The average pay received by public school teachers in North Carolina this year was $49,837, up four percent from the 2015-16 school year. That was the largest pay hike for teachers in the United States, and boosted North Carolina’s ranking in average pay to 35th. Adjusted for cost of living, we rank 31st in the nation.
Keep in mind that these figures reflect actions taken last year by the General Assembly and former Republican Gov. Pat McCrory. His Democratic replacement, Roy Cooper, and the North Carolina Senate have already released 2017-18 budgets that include another large increase in teacher compensation. So it is likely that, unless many other states enact large pay hikes this year, North Carolina’s ranking in average teacher pay adjusted for cost of living will end up close to the national median next year.
And if you focus on that, you will be missing the real story.
I support the legislature’s teacher-pay raises, make no mistake. But if the intent were simply to raise average pay to some national benchmark, it would be wrongheaded. Most peer-reviewed academic studies of the issue find no statistically significant relationship between average teacher pay and educational outcomes such as student graduation rates or test scores.
It’s the quality of teaching that matters, of course. But teachers are no different from any other professionals, in that they vary in quality across what statisticians would call a “normal distribution.” A few teachers are spectacular. Some are very good. Many are average. Some are ineffective. A few are disastrously bad.
Teachers don’t underperform because they are underpaid. In most cases, raising their salaries won’t make them better teachers. On the other hand, high-performing teachers often have many other career options, both inside and outside education. Paying them more won’t necessarily make them better teachers, either, but it may keep them teaching in our classrooms instead of decamping to greener pastures.
The real story of the past several years is that North Carolina lawmakers have been restructuring the pay scale for teachers in ways intended to attract and retain high performers. For example, lawmakers have increased pay more for teachers early in their careers, which is when the largest gains in teacher performance tend to occur. Later in their careers, additional years of experience don’t appear to correlate with increases in teacher effectiveness, which again isn’t unique to education but is evident in other professions, as well.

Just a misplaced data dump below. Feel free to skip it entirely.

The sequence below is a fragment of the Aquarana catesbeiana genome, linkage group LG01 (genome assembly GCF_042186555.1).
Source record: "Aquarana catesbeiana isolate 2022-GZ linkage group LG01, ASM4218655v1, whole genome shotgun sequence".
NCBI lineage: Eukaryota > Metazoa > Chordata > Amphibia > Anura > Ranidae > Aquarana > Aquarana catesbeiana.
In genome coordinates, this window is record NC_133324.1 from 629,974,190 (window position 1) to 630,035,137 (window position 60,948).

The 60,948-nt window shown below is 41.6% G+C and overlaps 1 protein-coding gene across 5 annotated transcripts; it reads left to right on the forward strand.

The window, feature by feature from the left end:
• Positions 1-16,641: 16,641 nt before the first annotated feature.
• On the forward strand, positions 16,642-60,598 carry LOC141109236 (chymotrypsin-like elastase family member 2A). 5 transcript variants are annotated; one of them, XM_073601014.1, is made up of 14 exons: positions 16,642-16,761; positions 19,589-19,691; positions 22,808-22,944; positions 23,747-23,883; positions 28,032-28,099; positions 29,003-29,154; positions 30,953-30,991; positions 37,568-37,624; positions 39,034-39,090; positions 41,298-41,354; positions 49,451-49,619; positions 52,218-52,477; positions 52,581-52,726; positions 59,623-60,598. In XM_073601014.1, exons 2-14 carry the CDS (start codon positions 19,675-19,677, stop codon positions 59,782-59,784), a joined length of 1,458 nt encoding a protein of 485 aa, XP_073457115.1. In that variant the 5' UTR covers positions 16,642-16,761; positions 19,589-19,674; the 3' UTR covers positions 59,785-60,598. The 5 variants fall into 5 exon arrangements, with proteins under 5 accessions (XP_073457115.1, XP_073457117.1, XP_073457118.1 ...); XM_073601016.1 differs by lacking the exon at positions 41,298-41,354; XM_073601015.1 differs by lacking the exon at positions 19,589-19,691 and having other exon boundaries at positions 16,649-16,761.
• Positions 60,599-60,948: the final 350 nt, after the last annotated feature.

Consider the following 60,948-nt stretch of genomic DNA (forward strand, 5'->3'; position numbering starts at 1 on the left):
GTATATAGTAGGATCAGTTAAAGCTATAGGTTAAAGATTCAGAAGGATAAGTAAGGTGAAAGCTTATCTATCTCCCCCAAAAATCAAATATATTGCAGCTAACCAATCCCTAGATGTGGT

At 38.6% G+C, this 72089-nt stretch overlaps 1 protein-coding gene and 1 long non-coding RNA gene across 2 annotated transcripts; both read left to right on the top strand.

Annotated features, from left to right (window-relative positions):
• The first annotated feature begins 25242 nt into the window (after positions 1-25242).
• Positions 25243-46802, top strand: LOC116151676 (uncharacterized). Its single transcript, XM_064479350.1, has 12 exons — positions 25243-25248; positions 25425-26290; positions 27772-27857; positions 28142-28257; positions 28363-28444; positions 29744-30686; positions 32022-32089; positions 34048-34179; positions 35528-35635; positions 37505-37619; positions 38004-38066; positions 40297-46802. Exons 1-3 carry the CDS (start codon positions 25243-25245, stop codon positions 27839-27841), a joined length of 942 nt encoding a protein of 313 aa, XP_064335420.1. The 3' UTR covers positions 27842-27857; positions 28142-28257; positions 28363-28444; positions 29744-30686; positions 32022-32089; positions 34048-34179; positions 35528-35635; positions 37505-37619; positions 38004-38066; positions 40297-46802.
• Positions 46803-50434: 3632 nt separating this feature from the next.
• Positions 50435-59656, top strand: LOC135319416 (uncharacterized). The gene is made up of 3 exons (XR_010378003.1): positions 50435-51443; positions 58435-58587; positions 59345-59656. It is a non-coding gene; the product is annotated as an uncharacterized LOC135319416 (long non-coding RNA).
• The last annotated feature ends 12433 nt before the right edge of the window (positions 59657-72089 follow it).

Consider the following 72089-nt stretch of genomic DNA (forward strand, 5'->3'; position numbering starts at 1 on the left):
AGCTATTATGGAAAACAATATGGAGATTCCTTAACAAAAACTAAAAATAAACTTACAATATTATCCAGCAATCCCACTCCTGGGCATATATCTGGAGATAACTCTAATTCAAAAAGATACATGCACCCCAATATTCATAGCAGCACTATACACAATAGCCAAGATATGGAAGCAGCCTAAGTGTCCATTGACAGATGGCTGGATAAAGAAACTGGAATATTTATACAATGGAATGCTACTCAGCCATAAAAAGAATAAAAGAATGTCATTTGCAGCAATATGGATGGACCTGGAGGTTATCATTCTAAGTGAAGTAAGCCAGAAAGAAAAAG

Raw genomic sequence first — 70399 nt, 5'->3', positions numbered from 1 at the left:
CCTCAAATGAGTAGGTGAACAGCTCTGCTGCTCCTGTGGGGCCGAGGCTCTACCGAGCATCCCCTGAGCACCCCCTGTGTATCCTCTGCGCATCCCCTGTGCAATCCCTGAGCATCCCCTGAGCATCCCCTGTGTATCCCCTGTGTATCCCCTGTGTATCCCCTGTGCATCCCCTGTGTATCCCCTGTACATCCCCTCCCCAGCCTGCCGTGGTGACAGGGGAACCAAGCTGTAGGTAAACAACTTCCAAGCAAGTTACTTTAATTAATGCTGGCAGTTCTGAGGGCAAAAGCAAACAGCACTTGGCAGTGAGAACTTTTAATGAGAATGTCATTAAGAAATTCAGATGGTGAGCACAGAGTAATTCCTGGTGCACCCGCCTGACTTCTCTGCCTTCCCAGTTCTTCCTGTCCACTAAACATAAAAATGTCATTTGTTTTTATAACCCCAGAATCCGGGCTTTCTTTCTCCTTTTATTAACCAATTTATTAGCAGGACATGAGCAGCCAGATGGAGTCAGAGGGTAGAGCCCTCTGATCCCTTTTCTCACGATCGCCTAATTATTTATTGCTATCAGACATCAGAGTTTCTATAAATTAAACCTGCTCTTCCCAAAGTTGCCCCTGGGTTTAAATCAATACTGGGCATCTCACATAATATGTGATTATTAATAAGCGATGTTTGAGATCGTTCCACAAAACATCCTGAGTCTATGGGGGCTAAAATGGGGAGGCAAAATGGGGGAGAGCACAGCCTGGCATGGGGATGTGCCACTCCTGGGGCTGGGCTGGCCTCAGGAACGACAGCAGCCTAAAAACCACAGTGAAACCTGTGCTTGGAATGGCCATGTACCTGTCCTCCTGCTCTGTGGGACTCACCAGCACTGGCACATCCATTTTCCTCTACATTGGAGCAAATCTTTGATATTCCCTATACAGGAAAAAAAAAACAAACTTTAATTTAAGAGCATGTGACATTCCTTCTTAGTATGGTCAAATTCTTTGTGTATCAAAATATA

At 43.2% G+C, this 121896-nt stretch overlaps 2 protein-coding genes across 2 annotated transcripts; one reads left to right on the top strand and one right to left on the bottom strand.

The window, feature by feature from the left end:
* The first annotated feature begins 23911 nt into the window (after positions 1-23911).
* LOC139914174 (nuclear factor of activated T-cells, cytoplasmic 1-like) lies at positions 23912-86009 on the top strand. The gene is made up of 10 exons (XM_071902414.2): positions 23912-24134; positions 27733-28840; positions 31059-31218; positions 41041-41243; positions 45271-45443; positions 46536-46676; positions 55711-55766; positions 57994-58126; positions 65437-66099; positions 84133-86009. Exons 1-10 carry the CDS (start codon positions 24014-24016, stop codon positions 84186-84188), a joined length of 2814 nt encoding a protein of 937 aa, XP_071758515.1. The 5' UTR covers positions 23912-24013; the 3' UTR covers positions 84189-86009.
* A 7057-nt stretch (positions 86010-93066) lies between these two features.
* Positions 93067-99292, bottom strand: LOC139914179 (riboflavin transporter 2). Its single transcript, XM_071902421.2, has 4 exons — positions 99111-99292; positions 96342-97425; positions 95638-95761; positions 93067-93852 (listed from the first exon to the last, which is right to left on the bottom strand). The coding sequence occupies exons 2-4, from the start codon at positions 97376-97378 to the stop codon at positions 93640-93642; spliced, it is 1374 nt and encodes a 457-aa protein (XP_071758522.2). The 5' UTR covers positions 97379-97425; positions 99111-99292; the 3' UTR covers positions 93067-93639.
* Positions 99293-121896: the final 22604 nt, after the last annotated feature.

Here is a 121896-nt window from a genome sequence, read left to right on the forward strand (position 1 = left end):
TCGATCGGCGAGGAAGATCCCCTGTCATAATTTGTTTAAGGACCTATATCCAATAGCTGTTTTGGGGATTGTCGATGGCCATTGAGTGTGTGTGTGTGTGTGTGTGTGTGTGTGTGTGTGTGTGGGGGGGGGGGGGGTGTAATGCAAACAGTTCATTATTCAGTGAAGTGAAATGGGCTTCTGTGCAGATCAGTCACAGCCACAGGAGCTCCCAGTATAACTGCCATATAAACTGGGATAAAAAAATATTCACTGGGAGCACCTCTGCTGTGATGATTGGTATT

North Carolina lawmakers have also funded pay increases and bonuses for teachers based on demonstrated high performance. At the same time, they’ve gotten rid of compensation practices that don’t result in higher teacher effectiveness or student gains, such as pay bumps for teachers who acquire graduate degrees (which has long been a way to spin the turnstiles at graduate schools of education, rather than a proven means of improving classroom instruction).
If you think of school employees as a political constituency lobbying against other interest groups to get as much tax money as possible during the legislative process, then these distinctions don’t matter a great deal. You may well think largely in terms of average teacher pay and cite the state’s national ranking when it is low enough to sound like a persuasive argument for more money.
But if your goal is to expand and enhance educational opportunity in North Carolina, then these distinctions are of primary importance. Over time, you want to structure the compensation and personnel systems of schools so that they encourage high-performing teachers to stay — and to work in our most challenging classrooms — while encouraging low-performing teachers either to improve rapidly or to find some other occupation better suited to their talents and skills.
There is plenty of room for debate about whether the specific policies enacted in North Carolina over the past three years will work as intended. No other state or school system has developed a perfect off-the-shelf model that we can just adopt. But to fixate on national rankings in average teacher pay misses the point entirely.
Editor’s Note: The John William Pope Foundation supports the work of EdNC.